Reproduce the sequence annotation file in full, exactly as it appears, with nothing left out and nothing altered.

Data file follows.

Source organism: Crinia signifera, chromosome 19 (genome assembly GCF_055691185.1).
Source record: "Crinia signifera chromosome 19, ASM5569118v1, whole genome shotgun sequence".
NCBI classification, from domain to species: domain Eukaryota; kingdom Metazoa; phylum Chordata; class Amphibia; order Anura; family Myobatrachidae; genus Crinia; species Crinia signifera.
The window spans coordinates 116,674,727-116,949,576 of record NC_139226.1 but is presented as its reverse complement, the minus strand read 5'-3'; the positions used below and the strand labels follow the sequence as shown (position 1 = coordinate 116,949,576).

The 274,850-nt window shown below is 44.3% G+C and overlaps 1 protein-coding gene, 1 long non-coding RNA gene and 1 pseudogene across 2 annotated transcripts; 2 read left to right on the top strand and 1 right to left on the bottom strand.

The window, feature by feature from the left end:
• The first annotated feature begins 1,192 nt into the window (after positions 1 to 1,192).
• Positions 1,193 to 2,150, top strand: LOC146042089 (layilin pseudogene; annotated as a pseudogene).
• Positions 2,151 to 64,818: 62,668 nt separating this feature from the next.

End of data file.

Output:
Source organism: Crinia signifera, chromosome 19 (genome assembly GCF_055691185.1).
Source record: "Crinia signifera chromosome 19, ASM5569118v1, whole genome shotgun sequence".
NCBI classification, from domain to species: domain Eukaryota; kingdom Metazoa; phylum Chordata; class Amphibia; order Anura; family Myobatrachidae; genus Crinia; species Crinia signifera.
The window spans coordinates 116,674,727-116,949,576 of record NC_139226.1 but is presented as its reverse complement, the minus strand read 5'-3'; the positions used below and the strand labels follow the sequence as shown (position 1 = coordinate 116,949,576).

The 274,850-nt window shown below is 44.3% G+C and overlaps 1 protein-coding gene, 1 long non-coding RNA gene and 1 pseudogene across 2 annotated transcripts; 2 read left to right on the top strand and 1 right to left on the bottom strand.

The window, feature by feature from the left end:
• The first annotated feature begins 1,192 nt into the window (after positions 1 to 1,192).
• Positions 1,193 to 2,150, top strand: LOC146042089 (layilin pseudogene; annotated as a pseudogene).
• Positions 2,151 to 64,818: 62,668 nt separating this feature from the next.